It is inconceivable that when Barack Obama ran for the Presidency he could imagine that his very act of giving up his Senate seat to accept that honor would serve to undermine his Presidency. At first, the arrest of Illinois Governor Rod Blagojevich for attempting to sell Obama's Senate seat among other corrupt acts, seemed like a bit of comic relief after a long, hard election year. But the Blago effect is now poisoning the Obama Presidency, like some "toxic" substance. How else can one understand the succession of faltering Presidential nominations and the resistance by Republicans of the President's stimulus package and seeming willingness to go partisan at the very beginning of what should have been a honeymoon period during the new Administration's first 100 days and a more cooperative spirit which was the currency of both campaigns during the Presidential race.
Gov. Blagojevich stoked the fires of public disgust with high level corruption in politics and the abuse of political privilege. That is why ethical and tax problems for several nominees cost them their nominations. The first was Commerce Secretary nominee, Gov. Bill Richardson (D-NM). Then Treasury Secretary nominee Tim Geithner ran into a lot of heat for failure to pay some taxes while he worked for the IMF. The Senators held their noses and begrudgingly approved him because the President backed him up. But when another leading Obama supporter, former Senator Tom Dashle had his own tax lapses and ties to lobbyists were exposed, he ran into a buzz saw response, even from his former Senators and despite his reputation as a really nice guy. Another nominee for a less than cabinet position then dropped out due to a tax lapse of less that $1,000 on a housekeeper's social security taxes. What seemed to be happening is like the opposite political psychology of what governed the handling of the banks and insurance companies. The devastating effect on the market of the failure of the Treasury of Federal Reserve to save Lehmann Brothers, then led to a situation where the banks could not be denied a bailout. In this case, pushing the Geithner nomination through the Senate, led to a psychology where no other tax transgressor could be allowed through the door.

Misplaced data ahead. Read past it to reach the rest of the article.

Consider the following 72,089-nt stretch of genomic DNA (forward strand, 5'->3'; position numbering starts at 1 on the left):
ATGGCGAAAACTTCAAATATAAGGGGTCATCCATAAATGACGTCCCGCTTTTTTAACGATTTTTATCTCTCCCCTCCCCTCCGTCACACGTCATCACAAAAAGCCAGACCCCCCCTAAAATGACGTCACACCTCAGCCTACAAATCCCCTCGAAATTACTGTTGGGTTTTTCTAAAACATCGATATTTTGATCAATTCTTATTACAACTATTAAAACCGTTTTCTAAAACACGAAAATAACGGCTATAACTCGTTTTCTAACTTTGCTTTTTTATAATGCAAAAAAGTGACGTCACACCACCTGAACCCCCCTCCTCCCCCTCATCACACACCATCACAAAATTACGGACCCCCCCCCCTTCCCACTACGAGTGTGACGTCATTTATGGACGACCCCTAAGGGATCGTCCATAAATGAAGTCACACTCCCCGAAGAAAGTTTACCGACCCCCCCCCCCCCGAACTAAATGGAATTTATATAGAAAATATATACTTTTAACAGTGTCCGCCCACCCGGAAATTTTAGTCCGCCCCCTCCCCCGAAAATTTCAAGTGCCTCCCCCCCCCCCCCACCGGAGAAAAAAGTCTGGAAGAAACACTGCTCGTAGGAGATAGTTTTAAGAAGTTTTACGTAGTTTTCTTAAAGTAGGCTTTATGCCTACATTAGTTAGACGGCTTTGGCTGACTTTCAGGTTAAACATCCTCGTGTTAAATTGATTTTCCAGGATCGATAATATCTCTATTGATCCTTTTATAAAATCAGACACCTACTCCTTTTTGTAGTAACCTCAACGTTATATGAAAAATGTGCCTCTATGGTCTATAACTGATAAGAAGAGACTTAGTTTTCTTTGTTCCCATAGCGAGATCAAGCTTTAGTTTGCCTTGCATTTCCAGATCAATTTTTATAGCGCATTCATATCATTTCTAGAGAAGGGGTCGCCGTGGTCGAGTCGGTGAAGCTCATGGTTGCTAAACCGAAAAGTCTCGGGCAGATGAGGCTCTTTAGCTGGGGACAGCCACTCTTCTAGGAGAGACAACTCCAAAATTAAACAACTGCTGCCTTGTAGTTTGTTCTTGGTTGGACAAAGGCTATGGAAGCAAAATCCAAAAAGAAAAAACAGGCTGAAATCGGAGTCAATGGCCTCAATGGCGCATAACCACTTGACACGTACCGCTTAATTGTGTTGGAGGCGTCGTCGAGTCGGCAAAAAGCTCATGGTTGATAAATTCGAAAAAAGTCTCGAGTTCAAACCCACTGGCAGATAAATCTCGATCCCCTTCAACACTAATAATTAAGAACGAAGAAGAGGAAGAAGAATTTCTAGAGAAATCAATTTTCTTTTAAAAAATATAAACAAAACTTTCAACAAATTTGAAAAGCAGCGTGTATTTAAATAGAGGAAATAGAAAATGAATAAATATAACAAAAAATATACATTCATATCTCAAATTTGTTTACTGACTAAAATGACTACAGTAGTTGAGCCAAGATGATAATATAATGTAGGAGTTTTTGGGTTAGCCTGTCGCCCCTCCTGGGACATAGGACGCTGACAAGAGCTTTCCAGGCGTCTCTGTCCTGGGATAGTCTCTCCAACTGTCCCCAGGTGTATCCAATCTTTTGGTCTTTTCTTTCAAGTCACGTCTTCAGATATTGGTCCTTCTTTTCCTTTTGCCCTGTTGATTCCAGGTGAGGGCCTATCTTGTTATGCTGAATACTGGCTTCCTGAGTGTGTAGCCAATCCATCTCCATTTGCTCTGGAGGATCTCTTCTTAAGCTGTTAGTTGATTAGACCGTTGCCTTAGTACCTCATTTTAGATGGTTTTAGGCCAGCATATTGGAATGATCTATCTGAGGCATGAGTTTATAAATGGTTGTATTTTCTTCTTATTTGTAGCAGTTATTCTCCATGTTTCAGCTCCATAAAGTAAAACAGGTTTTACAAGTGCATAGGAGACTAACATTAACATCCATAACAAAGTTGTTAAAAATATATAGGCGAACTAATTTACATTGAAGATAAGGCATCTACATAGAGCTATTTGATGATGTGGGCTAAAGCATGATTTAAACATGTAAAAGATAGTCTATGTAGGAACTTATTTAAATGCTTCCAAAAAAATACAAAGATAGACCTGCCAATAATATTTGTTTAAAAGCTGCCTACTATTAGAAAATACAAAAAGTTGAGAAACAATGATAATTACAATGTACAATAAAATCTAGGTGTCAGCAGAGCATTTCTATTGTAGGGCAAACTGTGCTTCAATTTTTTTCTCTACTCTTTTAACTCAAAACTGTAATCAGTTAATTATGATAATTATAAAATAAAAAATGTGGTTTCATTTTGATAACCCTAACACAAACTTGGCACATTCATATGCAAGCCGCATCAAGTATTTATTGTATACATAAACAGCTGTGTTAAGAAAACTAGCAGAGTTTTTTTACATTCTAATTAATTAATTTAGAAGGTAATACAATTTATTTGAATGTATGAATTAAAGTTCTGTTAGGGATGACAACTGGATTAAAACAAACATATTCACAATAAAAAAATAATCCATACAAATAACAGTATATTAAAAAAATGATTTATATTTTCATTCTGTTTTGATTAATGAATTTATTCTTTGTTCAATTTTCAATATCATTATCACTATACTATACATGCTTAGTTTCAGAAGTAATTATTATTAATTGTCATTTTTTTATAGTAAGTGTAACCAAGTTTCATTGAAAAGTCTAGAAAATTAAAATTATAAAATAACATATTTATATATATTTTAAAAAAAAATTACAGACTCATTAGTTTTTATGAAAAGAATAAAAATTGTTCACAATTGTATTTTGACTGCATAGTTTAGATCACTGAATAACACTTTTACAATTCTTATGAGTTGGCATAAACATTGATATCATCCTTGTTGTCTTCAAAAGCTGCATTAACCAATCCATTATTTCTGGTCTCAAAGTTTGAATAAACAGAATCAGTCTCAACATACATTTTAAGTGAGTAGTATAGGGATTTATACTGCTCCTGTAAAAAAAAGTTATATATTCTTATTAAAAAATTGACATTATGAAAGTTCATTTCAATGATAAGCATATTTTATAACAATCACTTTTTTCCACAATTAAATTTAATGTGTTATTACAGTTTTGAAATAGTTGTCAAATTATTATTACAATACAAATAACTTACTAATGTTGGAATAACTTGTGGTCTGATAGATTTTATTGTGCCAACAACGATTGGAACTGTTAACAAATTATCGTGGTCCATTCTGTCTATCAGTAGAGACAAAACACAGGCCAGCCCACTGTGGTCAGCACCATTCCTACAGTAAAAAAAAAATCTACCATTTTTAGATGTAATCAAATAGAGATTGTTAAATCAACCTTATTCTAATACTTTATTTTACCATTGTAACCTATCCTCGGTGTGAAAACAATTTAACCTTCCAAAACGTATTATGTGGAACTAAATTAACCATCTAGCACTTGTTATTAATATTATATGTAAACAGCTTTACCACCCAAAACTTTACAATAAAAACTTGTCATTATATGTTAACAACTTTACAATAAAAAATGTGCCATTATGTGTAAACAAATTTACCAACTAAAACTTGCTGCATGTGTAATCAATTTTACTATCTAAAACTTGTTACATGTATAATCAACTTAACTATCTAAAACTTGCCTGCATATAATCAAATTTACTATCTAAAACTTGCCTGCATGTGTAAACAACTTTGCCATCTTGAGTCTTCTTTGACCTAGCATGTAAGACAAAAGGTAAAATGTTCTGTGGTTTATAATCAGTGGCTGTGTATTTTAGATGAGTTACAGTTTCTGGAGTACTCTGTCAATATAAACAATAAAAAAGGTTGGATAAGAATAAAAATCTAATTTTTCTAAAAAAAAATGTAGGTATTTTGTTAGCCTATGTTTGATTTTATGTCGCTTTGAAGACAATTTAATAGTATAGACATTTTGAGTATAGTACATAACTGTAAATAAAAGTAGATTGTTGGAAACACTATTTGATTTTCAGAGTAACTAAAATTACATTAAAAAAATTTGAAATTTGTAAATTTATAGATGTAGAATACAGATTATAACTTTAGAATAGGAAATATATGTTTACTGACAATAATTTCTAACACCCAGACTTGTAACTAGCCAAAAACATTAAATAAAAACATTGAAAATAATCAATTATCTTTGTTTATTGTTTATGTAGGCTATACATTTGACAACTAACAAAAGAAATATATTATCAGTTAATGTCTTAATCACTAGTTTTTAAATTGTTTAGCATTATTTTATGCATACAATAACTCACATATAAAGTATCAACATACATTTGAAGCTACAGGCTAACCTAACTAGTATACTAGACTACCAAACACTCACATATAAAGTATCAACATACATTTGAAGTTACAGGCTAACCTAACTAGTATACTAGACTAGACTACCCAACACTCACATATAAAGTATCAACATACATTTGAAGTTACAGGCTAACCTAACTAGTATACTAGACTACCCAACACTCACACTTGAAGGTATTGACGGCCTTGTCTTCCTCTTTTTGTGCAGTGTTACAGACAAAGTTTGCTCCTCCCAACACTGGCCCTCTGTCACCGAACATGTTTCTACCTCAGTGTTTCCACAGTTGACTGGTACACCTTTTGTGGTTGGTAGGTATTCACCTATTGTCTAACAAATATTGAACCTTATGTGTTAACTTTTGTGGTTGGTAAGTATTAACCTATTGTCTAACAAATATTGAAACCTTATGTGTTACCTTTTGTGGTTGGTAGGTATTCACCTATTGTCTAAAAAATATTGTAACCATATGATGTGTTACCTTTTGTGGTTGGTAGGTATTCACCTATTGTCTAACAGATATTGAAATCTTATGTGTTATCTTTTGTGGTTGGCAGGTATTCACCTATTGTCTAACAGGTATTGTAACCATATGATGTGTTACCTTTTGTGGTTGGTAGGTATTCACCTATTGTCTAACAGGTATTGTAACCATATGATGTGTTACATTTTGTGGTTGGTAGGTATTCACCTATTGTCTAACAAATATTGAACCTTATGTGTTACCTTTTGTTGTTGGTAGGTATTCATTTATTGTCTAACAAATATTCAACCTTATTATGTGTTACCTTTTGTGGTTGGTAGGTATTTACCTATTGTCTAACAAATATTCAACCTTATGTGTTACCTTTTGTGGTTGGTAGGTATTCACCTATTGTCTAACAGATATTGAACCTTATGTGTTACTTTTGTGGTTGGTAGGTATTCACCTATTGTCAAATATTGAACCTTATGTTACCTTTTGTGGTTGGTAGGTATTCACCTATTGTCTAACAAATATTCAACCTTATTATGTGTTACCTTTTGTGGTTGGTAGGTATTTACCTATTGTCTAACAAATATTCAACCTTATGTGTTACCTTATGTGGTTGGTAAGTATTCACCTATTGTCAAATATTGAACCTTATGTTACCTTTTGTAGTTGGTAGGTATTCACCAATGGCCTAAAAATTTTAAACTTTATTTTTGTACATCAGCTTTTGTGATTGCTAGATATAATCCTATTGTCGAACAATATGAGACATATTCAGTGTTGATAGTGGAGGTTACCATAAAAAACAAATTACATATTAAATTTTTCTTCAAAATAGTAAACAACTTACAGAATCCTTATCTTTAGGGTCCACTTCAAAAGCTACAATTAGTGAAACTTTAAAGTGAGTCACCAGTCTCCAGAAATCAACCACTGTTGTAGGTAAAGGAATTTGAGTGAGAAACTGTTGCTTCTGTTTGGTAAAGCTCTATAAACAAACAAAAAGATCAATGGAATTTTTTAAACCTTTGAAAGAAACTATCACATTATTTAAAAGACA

But public concern with abuse of public power was even more fueled by skepticism over the seeming failure of the TARP. Some $350 million in TARP funds to the banks did not serve to stimulate bank loans to the public. Instead, the banks decided to take the funds and hand out huge bonuses to executives. Then the Bernard Madoff scandal erupted, at $50 billion, the most enormous financial scandal in human history wiping out the investments and pension funds of thousands and thousands of investors both small and large.
So why did the Republicans decide to dig in in opposing the Stimulus Package and not offering one vote in favor in the House? Because they could. Public opinion, while desperately wanting a rescue package, were by now skeptical of the content and the honesty of the content. Was it just pork? Was it spending? Did it stimulate jobs in an economy that is hemorrhaging jobs? Republicans sensed that they might be on the side of public opinion. Now, with the announcement of the Obama Administration's new Financial Program, by the very Treasury Secretary whose tax problems were overlooked because he was the best person to handle the financial crisis, the reaction from Wall Street was immediately to sell stock. The plan, it turns out was too vague, too incomplete and too inconclusive, leaving major elements in doubt. In particular, a proposal for a Bad Bank to soak up the toxic assets was given a euphemistic name and it's mechanism of a public/private nature was left open ended. The essential issue of how the toxic assets could be valued was not resolved clearly by the plan. But it is a lack of trust, that goes back to the Blagojevich scandal and the growing lack of public confidence in public officials and government-business collusion to cheat the public that fed the easy criticism. It is also the daily bad economic news that opens the door to populist politics based on an assumption of irrational public opinion. One must be aware that it was exactly this cocktail of economic distress and populist politics that led to the growth of unsavory political ideologies, movements and regimes in Europe of the 1930s and which the US escaped only due to the statesmanship of FDR.
The President himself is still hugely popular. He is America's Golden Boy. But his administration is not doing as well. We hope that the difficulties and slip-ups of the administration's early days will not presage its future success.
Post-script: After the above was written, we have more fallout from the Blago effect: the announcement of Republican Judd Gregg (or is it Gregg Judd, I can't remember?) quizzically deciding to drop out of his nomination as Obama's Secretary of Commerce. Could it be that he wet his finger, put it in the wind and decided it was blowing in a different direction in terms of bipartisan government in America?